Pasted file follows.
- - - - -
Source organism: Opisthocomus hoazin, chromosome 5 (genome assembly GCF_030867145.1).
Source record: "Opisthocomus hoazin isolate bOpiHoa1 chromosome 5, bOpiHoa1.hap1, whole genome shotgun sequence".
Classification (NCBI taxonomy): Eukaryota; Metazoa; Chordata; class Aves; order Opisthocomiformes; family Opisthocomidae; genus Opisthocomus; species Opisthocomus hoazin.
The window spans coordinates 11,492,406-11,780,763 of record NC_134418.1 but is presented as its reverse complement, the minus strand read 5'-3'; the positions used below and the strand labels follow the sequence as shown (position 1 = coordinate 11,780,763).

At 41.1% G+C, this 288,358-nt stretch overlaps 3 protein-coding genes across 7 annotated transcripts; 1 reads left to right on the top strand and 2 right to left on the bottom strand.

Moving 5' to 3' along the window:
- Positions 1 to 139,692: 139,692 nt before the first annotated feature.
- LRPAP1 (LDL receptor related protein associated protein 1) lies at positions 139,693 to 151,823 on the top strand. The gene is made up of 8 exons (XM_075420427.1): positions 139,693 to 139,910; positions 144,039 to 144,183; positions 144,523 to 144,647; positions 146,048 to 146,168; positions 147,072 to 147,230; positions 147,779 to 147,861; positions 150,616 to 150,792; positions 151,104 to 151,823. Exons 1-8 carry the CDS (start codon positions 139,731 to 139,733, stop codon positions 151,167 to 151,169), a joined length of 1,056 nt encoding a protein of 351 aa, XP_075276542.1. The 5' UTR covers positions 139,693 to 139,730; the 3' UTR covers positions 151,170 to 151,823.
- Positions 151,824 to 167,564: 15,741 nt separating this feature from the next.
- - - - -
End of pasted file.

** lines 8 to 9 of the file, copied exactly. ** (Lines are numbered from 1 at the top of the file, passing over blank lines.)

- LRPAP1 (LDL receptor related protein associated protein 1) lies at positions 139,693 to 151,823 on the top strand. The gene is made up of 8 exons (XM_075420427.1): positions 139,693 to 139,910; positions 144,039 to 144,183; positions 144,523 to 144,647; positions 146,048 to 146,168; positions 147,072 to 147,230; positions 147,779 to 147,861; positions 150,616 to 150,792; positions 151,104 to 151,823. Exons 1-8 carry the CDS (start codon positions 139,731 to 139,733, stop codon positions 151,167 to 151,169), a joined length of 1,056 nt encoding a protein of 351 aa, XP_075276542.1. The 5' UTR covers positions 139,693 to 139,730; the 3' UTR covers positions 151,170 to 151,823.
- Positions 151,824 to 167,564: 15,741 nt separating this feature from the next.